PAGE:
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FORUMS Photography Talk by Genre Critique Corner 
Thread started 15 Feb 2014 (Saturday) 09:33
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Blurry pictures with flash

 
jerrywb48
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Feb 15, 2014 09:33 |  #1

I need some advice on improving my technique. I am shooting an event indoors with a flash. I'm trying to take candid shots of people enjoying the event. I use the built-in bounce card on my Metz 44 with the flash pointed almost straight up. The ceiling is very high with exposed rafters. It is not flat. I shot most of these at f/2.8, 1/80, ISO 800. I use Tv mode so I can pick a relatively fast shutter speed. I thought 1/80 would freeze the subjects. These jpgs are OOC.
Thanks for any advice.

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In some of the photos, like this one, it looks like nothing is in focus.
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PhotosGuy
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Feb 15, 2014 10:19 |  #2

I use the built-in bounce card on my Metz 44 with the flash pointed almost straight up. The ceiling is very high with exposed rafters. It is not flat.

I don't have that flash, but we used to help it out with this in post #15: https://photography-on-the.net/forum/showthre​ad.php?t=66358
In your situation, I'd have used direct flash dialed down to a fill setting. Tips for Xmas Ball Please
Look at the "Fill light at sunset" link in there for more.

I shot most of these at f/2.8, 1/80, ISO 800. I use Tv mode so I can pick a relatively fast shutter speed. I thought 1/80 would freeze the subjects.

1/80 won't freeze much of anything when mouths are moving in that situation. That's for the ambient light. The faster flash exposure is what will usually freeze the subject.
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Feb 15, 2014 11:51 |  #3

I don't think these are camera shake issues. They look like focus issues to me. The one of the woman standing with the drink: the focus is on the bricks behind her. In both shots of the people sitting, the focus is better on the edge of the chair on the right, although still not sharp. Check to make sure you're using the correct focus point. It almost looks like you're using one on the right side in all of the shots.


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Spike44
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Feb 15, 2014 13:27 |  #4

I agree that your shutter speed should not be a problem at a gallery crowd...people aren't racing around and sometimes if they move fast, it adds some motion blur which can be good.
It is either you who are moving or as joe says these are really OOF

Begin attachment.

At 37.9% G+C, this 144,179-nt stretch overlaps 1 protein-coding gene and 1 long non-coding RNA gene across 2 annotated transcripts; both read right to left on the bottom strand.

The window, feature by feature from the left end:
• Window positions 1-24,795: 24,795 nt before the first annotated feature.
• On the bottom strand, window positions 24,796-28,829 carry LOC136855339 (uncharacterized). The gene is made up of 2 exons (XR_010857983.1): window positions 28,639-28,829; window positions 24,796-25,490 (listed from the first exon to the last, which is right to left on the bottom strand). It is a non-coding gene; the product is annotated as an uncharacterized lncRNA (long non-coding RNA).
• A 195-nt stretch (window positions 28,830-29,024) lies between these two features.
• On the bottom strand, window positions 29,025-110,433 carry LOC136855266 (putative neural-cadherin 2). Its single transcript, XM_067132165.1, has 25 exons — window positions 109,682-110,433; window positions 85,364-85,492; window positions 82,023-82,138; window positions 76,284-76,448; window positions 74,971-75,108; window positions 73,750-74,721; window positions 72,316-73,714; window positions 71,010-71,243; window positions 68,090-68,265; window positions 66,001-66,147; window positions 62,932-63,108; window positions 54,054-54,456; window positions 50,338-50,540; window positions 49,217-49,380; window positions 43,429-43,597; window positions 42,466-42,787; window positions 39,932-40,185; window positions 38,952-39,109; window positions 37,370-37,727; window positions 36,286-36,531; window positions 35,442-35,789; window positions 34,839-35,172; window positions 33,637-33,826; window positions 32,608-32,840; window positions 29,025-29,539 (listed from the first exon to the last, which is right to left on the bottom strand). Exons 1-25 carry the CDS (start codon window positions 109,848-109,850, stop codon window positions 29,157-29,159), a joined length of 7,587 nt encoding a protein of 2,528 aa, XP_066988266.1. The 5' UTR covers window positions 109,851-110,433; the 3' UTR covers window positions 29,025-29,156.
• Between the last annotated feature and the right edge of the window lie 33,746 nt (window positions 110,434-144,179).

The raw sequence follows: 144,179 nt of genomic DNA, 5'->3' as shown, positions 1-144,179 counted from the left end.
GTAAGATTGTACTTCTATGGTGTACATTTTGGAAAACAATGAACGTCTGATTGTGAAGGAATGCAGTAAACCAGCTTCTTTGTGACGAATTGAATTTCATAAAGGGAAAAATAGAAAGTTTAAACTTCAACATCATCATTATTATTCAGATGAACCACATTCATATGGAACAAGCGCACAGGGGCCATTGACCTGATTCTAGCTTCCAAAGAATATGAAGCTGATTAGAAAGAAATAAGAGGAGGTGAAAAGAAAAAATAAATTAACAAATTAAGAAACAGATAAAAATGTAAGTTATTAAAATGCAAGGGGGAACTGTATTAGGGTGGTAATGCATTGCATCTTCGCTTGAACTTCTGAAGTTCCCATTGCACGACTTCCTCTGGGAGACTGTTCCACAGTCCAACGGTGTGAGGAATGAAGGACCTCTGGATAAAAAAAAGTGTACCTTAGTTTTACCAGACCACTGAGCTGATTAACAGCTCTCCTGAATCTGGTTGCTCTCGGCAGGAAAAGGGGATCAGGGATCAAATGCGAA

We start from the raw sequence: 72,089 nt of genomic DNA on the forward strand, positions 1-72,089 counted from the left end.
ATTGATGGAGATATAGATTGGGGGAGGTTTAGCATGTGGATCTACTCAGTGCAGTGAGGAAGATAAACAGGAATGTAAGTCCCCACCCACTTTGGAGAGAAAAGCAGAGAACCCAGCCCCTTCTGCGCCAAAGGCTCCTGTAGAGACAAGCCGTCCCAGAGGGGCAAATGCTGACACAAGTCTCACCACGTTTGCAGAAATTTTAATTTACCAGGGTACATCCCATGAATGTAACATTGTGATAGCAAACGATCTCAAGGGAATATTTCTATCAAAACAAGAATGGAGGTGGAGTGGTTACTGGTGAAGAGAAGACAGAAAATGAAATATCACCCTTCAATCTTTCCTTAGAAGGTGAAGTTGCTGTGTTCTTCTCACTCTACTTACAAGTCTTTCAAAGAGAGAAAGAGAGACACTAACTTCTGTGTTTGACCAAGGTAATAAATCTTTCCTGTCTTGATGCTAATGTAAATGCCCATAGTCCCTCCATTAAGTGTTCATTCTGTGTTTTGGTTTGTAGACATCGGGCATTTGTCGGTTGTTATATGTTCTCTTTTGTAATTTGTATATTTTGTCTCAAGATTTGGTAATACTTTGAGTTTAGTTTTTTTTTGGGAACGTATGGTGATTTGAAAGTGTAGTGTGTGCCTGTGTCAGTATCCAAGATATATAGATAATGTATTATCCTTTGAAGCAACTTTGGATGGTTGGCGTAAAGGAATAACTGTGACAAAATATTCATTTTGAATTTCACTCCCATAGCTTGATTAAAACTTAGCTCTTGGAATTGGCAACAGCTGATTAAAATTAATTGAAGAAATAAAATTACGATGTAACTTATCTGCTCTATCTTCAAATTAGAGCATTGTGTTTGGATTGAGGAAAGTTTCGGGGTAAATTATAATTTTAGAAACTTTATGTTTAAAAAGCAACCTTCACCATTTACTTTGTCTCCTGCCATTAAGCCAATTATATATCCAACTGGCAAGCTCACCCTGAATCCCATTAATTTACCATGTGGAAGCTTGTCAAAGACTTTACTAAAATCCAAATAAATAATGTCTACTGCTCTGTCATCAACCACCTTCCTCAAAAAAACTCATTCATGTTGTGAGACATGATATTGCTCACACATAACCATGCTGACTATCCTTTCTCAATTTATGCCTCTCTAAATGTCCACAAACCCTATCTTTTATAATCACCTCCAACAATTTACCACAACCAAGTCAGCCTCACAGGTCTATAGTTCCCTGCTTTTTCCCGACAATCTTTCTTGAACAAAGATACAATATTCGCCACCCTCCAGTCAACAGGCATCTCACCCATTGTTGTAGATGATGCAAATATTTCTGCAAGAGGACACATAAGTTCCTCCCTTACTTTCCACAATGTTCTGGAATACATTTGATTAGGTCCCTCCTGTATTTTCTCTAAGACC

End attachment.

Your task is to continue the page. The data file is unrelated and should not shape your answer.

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ijohnson
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Feb 15, 2014 14:24 |  #5

What focal length were you shooting at?


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jerrywb48
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Feb 15, 2014 15:30 |  #6

Thanks for all the comments so far. Yes, the people are not moving, but I am. I think sometimes I get in a hurry to get a shot before the people notice me, that I don't get completely set. Focal lengths were 30 to 50 mm on my 60D.


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Joe ­ Ravenstein
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Feb 15, 2014 17:06 |  #7

If you use a smaller aperature/ higher F-stop more of the image will be in focus. You might need to bump up your "film" speed to get proper exposure.


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Feb 15, 2014 17:13 |  #8

Try underexposing the ambient more. There's no reason you can't get a sharp shot with flash at 1/80th assuming the flash is the primary light source on the subjects. Rather than aiming the light up, aim it back over your shoulder, or off to the side. Basically, find a wall or surface to bounce off of, it doesn't have to be the ceiling.


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grfft3r
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Feb 15, 2014 17:26 |  #9

ISO probably is too high. The ambient is still creeping in.


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jerrywb48
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Feb 15, 2014 19:47 |  #10

Thanks for the all of your help
I'll go up a few stops on the aperture, slow down and pay attention to my focus point. I'll also play around with a different bounce. I think aiming it into the rafters is giving me inconsistent light on my subject.
The gallery is not very well lit. I keep the ISO high because I want the art work (the ambient) to be partially visible. But most of the time my subjects are are right in front of the art work, so the flash should illuminate it, yes?. I'll try a lower ISO as well.


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Blurry pictures with flash
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